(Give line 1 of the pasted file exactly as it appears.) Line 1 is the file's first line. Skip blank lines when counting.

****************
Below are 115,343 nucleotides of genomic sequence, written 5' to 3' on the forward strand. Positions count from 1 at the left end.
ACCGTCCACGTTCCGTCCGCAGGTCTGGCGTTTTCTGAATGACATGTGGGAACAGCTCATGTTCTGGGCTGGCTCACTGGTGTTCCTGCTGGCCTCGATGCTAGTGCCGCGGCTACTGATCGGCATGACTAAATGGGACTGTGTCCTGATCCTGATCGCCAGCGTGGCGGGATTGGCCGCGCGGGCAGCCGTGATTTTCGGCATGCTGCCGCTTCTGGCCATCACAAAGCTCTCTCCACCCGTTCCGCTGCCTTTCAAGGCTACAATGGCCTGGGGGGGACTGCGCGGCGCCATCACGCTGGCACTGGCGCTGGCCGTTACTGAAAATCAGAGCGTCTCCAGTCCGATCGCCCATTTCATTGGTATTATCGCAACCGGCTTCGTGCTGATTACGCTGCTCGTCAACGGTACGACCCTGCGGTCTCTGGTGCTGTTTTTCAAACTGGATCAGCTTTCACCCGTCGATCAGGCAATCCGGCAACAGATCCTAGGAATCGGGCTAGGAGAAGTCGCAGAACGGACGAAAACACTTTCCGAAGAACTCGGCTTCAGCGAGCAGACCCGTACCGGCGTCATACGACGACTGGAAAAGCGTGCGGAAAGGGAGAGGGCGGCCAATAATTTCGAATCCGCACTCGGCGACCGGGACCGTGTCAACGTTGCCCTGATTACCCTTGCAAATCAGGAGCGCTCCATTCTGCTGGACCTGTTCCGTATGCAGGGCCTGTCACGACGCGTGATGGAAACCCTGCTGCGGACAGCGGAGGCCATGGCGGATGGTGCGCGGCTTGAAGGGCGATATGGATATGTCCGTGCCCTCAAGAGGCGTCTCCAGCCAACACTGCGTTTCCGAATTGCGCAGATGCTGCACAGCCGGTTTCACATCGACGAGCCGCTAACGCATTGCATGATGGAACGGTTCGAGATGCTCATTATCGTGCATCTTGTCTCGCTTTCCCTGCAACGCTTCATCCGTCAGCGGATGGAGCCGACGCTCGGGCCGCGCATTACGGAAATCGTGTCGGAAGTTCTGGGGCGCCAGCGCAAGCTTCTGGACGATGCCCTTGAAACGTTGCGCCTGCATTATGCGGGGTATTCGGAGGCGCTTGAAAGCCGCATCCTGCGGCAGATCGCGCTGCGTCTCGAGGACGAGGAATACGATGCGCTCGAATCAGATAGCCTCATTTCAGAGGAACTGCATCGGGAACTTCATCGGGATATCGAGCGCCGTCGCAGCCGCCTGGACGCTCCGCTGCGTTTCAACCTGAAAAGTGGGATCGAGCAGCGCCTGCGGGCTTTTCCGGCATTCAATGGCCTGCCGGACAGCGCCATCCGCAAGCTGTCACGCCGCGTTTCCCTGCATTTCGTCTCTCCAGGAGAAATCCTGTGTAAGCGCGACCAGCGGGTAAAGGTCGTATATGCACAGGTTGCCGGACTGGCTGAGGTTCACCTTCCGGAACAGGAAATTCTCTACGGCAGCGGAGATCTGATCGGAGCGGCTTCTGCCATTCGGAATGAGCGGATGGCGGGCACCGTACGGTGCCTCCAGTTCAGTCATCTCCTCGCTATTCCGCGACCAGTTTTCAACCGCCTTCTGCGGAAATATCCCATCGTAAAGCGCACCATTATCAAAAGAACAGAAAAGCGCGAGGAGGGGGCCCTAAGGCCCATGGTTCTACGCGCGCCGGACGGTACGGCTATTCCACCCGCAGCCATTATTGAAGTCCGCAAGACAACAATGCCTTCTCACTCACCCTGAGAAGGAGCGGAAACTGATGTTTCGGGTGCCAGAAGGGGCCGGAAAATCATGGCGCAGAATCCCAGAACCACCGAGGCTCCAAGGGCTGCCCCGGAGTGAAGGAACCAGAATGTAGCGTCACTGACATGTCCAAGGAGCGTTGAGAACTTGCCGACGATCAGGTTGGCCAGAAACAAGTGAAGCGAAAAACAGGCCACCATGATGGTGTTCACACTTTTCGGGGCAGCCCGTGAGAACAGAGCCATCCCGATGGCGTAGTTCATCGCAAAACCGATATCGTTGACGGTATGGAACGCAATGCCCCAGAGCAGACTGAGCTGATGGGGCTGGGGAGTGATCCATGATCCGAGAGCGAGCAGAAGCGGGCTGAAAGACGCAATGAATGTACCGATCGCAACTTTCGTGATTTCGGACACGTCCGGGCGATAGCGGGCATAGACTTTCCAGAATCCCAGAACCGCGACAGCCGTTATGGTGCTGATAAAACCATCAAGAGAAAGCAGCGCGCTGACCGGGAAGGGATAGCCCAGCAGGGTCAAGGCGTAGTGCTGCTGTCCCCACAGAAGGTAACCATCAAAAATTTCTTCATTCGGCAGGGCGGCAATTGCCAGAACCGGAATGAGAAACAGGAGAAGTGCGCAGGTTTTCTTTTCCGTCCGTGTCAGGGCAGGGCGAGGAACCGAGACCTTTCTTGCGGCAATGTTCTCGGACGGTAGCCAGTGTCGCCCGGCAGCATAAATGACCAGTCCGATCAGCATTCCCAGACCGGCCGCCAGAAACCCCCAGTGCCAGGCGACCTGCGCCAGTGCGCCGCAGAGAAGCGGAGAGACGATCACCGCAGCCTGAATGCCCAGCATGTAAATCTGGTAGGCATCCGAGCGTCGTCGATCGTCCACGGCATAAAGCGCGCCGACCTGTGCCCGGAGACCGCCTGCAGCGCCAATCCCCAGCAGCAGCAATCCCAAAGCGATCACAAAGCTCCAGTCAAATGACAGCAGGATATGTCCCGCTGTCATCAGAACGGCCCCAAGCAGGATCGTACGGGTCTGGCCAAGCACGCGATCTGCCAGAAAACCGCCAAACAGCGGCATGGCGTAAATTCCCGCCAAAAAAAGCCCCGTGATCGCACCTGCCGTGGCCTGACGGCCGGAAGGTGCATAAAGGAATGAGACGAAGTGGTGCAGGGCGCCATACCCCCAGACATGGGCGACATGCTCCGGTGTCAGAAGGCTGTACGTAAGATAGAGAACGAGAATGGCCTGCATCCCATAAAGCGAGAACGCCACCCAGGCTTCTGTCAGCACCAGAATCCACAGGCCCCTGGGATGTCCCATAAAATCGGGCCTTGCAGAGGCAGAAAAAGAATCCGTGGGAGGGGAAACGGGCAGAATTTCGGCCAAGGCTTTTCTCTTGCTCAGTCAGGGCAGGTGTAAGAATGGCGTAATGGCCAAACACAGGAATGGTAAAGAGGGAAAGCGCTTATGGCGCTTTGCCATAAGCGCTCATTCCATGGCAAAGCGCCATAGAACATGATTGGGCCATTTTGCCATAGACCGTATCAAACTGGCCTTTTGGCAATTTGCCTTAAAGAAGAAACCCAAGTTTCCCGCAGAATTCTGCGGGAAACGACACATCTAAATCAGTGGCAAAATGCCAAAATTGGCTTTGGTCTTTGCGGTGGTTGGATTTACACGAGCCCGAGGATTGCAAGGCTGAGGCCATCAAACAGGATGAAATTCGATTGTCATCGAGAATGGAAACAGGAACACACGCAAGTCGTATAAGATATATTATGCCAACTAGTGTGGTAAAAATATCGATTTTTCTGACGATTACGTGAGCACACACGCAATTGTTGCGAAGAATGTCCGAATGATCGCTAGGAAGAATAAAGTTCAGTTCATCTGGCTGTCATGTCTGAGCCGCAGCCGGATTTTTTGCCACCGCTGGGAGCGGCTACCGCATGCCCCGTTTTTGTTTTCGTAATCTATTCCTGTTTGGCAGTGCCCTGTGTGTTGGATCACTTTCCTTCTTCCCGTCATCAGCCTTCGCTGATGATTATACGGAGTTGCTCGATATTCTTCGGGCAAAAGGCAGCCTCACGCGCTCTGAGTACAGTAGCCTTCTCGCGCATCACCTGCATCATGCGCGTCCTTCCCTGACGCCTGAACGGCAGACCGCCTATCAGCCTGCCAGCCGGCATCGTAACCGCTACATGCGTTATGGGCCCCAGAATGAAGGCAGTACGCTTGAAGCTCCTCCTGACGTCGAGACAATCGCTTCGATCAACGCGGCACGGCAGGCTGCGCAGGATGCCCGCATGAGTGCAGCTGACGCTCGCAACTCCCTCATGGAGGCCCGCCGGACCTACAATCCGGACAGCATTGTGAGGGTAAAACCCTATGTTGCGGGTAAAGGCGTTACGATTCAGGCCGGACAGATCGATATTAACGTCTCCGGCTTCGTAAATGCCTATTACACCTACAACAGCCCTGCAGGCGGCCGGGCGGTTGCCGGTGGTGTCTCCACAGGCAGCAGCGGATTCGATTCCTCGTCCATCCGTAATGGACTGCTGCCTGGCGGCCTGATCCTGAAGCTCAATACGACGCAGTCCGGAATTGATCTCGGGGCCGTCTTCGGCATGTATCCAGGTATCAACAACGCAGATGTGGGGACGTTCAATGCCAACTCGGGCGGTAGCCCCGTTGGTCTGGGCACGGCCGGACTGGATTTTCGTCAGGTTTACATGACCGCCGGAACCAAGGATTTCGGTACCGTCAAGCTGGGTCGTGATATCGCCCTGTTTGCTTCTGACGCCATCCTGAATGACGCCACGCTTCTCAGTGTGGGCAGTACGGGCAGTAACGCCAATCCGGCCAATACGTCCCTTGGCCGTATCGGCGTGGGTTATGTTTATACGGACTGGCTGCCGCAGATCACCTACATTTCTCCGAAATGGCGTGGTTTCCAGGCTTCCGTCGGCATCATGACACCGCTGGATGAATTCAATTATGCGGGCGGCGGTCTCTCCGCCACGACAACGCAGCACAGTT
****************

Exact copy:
Below are 115,343 nucleotides of genomic sequence, written 5' to 3' on the forward strand. Positions count from 1 at the left end.